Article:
When most people think of tobacco, undoubtedly Wisconsin is not the first state that comes to mind. But to nineteenth century Wisconsin settlers, it was a common staple and a valuable cash crop. Read More...

Jim Beam Warehouse N

Circa 1954  (Building Certification #2.004) 
In 1974, a tornado tore through Beam, Kentucky, ripping the roof off a seven-story warehouse and twisting it on its very foundation. That post-and-beam building, called simply Warehouse N, stored roughly one million gallons of Jim Beam bourbon. It housed approximately 20,000 barrels at a time, where the famous whiskey aged for at least four years—though after the tornado, it's suspected that the Warehouse N barrels benefited from a little extra aging.
Read More...

Houses of the Appalachian Mountains

The mountains are the soul of the region. To understand the mountains is to know ourselves. -Sandra H.B. Clark for USGS Once housing the farming families in the Appalachian mountains, these homes were built with a high level of craftsmanship with the best available woods in the region.  With no electrical, plumbing, or insulation, the homesites yield spectacular architectural salvage.
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Greeneville Redrying Co. Warehouse

Circa 1930 (Building Certification #1.003)
Deconsructing old buildings often takes us to towns that produced revered American icons.  Greeneville, Tennessee is the home of Davy Crockett. A man of many common sense sayings, we especially love two bits of his still sound advice: "Let your tongue speak what your heart thinks", and "I have always supported measures and principles and not men."  Like our wood, history and its influential figures are worthy of preservation.  Read More...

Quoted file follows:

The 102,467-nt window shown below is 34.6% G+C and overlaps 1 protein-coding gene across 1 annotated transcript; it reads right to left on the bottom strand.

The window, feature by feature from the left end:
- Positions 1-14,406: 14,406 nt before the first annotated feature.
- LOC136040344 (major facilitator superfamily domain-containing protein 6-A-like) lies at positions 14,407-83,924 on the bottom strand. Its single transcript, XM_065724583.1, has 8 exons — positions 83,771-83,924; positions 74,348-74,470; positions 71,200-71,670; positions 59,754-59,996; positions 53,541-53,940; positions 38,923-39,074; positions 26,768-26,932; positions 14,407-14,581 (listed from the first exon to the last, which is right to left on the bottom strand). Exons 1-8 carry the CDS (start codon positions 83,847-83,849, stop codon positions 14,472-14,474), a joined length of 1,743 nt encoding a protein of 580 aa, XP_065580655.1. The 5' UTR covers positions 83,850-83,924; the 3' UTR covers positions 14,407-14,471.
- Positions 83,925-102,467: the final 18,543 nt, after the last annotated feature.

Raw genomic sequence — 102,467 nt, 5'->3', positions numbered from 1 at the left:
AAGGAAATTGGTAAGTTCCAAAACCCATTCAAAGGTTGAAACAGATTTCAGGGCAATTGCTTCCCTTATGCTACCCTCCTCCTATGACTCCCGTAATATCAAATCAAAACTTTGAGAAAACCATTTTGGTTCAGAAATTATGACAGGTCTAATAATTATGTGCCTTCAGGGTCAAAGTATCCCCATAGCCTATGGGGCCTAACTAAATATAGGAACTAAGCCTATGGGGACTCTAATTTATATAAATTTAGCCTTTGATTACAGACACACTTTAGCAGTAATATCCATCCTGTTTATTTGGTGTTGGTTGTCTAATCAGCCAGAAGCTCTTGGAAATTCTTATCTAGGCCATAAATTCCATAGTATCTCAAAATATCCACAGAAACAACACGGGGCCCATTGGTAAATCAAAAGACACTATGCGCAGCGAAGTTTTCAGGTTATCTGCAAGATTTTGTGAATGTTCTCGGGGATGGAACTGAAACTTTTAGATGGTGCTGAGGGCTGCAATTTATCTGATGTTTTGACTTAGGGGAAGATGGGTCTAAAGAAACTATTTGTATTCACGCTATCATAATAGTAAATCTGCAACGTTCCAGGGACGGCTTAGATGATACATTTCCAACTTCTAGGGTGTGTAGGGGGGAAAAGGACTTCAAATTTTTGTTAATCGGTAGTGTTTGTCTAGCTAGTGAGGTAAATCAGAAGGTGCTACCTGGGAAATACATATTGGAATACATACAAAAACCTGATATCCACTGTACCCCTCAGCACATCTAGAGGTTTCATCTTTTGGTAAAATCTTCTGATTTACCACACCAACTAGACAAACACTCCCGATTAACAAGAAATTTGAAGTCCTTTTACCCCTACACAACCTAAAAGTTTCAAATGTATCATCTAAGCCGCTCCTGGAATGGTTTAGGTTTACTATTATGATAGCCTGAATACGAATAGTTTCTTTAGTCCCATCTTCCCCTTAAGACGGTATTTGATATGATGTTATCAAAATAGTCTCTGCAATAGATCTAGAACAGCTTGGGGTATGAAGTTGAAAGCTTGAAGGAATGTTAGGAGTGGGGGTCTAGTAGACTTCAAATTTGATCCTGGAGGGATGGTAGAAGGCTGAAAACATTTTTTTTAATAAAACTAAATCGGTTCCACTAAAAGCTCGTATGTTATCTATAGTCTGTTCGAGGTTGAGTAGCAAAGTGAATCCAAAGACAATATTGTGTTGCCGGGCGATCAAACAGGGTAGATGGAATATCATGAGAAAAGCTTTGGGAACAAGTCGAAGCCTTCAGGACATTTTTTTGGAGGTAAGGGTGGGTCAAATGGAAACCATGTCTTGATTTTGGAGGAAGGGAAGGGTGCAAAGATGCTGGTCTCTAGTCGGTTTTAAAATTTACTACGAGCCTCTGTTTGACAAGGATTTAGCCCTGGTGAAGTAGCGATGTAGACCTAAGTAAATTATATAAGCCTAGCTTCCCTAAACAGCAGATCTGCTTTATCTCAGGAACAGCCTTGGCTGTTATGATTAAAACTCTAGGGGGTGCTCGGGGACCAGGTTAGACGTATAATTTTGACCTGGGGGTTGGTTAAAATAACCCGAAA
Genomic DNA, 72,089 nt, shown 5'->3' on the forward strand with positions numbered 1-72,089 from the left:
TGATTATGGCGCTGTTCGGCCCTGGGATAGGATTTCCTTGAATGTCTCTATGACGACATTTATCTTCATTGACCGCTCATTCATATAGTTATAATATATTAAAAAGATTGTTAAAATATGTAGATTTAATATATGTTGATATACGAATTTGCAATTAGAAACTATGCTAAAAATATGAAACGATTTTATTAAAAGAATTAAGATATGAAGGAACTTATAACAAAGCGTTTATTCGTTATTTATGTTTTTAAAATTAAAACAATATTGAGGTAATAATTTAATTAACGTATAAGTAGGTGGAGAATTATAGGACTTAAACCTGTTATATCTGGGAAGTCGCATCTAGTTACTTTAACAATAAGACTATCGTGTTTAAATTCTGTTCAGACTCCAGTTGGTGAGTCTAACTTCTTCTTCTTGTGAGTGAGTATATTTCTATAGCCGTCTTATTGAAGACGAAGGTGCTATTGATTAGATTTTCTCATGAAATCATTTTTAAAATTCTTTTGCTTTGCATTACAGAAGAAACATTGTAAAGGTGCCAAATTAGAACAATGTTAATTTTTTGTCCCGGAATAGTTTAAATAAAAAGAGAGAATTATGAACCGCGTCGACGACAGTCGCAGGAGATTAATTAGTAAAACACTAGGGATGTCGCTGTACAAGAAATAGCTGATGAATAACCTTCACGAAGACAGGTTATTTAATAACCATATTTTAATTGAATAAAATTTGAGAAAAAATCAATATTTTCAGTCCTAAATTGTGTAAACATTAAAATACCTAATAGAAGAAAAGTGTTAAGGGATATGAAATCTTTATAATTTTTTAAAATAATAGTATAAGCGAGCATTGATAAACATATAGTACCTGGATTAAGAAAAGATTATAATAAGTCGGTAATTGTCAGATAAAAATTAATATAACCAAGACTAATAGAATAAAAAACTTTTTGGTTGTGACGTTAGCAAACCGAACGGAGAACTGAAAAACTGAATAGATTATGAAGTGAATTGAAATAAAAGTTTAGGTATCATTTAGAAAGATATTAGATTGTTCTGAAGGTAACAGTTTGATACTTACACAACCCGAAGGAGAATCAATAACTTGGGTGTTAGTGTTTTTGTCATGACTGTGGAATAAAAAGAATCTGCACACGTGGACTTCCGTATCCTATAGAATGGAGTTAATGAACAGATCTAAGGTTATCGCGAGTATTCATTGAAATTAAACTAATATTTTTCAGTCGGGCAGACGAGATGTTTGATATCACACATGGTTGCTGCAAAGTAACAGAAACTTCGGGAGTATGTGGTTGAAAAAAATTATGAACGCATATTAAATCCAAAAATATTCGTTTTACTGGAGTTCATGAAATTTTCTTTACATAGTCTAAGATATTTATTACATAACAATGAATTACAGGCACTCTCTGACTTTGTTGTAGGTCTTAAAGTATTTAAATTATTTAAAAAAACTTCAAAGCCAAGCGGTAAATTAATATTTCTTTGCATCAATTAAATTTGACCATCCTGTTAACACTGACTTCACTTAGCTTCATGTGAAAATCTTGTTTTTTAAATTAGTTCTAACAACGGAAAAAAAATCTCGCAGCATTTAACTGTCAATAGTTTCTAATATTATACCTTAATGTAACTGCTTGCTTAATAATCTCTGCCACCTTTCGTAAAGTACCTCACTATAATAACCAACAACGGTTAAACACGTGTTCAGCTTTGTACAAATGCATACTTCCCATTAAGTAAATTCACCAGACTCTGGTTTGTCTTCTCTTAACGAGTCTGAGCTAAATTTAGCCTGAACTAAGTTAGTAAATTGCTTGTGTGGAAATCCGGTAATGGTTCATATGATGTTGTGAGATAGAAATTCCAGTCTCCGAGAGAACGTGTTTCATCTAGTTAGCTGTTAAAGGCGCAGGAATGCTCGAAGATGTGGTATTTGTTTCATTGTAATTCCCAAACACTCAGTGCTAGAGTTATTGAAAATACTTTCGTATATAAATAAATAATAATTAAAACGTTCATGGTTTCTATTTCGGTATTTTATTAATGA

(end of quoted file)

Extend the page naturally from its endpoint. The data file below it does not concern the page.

Golden Burley Tobacco Warehouse

Circa 1930s  (Building Certification #2.001)
Ask and just about any Carrolltonian will tell you that this Kentucky town of less than 4,000 was once the third largest burley tobacco market in the nation.  Read More...

Federal Compass

Circa 1920s to late 1930s  (Building Certification #2.005)
The sound of the Federal Compress still echoes in the memories of some of the folks who grew up in the East Liberty Avenue area of Covington, Tennessee. During much of the twentieth century, the whistle and hiss issuing from the facility as the compress compacted 500-pound bales of cotton signaled the arrival of fall, and with it, harvest season. Cotton became king in the American South after 1793 when Eli Whitney secured a patent on the cotton gin.   Read More...

Corriher Mill

Circa 1913  (Building Certification #1.001)
In the early twentieth century, the cotton industry brought the city of Landis, North Carolina, to life. Aware of the success of cotton in nearby towns, prominent landowners—many from the Linn family—organized and chartered the Linn Mill in 1900. The following year, the city of Landis was officially incorporated. Read More...

Bessemer City Cotton Mills

Circa 1897  (Building Certification #1.004)
Some would call the beginnings of the Bessemer City Cotton Mills inauspicious, starting with its founder. The mills were just one business venture in a series of cotton mills established and eventually sold by John Askew Smith, one of the founders of Bessemer City, located in Gaston County, North Carolina.  Read More...